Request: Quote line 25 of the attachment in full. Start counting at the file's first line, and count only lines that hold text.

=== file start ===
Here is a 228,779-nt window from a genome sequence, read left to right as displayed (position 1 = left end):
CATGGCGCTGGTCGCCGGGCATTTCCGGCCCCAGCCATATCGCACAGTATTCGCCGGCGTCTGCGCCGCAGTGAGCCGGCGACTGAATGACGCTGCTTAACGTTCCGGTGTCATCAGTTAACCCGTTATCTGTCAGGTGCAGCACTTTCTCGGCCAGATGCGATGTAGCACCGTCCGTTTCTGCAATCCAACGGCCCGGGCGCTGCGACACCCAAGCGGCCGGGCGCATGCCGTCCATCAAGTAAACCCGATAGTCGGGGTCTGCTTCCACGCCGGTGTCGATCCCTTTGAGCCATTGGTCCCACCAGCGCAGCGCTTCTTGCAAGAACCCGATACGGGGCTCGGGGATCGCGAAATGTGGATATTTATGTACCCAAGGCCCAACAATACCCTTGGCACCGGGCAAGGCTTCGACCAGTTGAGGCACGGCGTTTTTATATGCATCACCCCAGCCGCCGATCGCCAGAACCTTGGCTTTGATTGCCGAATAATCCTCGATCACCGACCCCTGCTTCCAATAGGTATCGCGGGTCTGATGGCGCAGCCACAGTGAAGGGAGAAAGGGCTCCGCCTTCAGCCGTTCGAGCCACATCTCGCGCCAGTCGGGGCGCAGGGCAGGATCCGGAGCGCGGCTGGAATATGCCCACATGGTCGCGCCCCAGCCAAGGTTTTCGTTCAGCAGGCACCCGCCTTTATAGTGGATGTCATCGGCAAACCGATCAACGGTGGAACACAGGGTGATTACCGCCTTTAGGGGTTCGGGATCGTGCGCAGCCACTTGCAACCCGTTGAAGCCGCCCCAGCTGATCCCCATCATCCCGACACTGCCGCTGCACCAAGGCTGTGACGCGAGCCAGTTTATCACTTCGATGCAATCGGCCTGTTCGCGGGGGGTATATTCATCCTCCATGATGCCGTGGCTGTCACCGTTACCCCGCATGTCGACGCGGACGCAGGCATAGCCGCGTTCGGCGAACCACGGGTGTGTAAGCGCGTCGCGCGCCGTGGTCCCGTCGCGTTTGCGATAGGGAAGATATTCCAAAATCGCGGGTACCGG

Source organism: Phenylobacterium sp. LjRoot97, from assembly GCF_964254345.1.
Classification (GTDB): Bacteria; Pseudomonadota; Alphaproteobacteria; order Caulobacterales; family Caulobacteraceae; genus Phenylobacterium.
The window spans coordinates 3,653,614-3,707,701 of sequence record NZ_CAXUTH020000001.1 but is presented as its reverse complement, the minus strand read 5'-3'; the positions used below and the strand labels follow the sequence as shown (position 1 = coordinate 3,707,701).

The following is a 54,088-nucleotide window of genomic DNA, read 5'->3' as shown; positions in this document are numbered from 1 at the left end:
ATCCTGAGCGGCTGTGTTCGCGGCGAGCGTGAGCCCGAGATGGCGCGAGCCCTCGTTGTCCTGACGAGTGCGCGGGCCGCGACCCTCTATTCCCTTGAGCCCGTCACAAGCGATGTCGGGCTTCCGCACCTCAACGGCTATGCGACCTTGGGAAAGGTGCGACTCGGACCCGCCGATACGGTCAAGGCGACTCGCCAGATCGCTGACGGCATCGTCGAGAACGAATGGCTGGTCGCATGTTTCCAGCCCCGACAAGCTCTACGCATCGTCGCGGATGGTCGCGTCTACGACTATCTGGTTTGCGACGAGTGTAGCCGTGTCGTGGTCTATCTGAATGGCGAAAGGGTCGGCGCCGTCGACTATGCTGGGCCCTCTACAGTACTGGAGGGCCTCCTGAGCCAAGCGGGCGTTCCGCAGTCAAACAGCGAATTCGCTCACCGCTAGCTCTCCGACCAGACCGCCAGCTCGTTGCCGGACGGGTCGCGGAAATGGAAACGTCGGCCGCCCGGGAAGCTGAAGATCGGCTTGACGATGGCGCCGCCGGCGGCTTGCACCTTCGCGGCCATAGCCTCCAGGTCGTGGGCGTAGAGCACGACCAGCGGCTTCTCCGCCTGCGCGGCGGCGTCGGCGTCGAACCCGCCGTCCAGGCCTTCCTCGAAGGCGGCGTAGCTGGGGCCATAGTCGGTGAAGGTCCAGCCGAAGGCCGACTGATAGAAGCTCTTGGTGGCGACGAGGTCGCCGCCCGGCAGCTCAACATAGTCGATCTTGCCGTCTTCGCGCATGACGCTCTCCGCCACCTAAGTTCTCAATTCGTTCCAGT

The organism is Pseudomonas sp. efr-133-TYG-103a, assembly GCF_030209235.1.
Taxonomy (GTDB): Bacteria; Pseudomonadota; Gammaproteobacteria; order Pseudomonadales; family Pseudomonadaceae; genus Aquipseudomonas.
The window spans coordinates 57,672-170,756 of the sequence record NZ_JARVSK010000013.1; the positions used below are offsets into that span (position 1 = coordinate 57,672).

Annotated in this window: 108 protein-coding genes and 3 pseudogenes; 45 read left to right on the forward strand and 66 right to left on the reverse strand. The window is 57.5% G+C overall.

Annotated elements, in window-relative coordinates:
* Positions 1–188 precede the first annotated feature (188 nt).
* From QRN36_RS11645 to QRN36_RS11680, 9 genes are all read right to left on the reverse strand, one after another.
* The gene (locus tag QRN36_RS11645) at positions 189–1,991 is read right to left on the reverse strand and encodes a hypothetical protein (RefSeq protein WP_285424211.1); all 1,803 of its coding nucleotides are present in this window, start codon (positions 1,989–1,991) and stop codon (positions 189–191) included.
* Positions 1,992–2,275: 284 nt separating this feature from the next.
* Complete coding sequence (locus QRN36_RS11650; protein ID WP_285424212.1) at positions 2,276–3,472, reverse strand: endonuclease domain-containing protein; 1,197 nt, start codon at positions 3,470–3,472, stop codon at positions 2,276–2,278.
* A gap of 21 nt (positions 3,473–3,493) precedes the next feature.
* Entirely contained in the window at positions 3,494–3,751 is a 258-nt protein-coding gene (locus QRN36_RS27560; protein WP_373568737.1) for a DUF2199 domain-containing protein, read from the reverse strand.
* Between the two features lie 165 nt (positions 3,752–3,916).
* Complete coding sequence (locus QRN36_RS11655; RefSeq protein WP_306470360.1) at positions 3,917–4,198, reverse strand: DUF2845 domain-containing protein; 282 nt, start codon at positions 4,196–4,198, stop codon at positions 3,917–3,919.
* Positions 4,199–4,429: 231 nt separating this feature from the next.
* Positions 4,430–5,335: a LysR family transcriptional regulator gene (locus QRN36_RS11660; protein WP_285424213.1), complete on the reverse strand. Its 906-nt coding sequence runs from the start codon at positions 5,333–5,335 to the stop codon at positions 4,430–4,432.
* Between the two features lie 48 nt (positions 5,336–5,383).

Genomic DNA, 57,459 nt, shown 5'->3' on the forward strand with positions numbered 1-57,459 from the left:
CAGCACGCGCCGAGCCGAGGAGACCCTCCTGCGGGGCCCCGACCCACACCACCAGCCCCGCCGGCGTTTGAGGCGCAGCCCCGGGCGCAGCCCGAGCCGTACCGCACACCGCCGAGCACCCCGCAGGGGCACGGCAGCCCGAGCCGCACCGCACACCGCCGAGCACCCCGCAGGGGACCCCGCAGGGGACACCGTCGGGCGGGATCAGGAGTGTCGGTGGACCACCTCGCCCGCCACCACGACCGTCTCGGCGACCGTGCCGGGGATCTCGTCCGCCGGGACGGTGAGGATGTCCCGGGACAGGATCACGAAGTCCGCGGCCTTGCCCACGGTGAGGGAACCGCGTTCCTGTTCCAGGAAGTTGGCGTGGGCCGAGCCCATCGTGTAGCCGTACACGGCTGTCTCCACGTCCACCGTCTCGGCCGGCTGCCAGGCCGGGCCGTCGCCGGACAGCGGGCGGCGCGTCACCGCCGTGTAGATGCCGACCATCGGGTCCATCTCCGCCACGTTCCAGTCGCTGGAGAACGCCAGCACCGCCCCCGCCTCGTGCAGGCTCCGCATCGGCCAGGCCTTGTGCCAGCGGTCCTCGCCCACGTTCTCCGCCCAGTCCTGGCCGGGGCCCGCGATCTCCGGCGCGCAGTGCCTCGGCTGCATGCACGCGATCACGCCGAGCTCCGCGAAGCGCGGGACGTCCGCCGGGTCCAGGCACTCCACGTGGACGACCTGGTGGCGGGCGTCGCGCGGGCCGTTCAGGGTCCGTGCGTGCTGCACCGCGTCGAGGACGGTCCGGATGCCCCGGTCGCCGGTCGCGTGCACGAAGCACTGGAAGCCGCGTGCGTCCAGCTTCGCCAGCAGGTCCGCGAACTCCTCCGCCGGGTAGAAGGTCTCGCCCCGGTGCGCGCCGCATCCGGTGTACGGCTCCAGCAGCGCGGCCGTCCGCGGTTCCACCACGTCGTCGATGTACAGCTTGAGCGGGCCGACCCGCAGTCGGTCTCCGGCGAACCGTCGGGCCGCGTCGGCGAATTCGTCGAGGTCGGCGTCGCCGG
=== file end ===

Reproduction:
Genomic DNA, 57,459 nt, shown 5'->3' on the forward strand with positions numbered 1-57,459 from the left: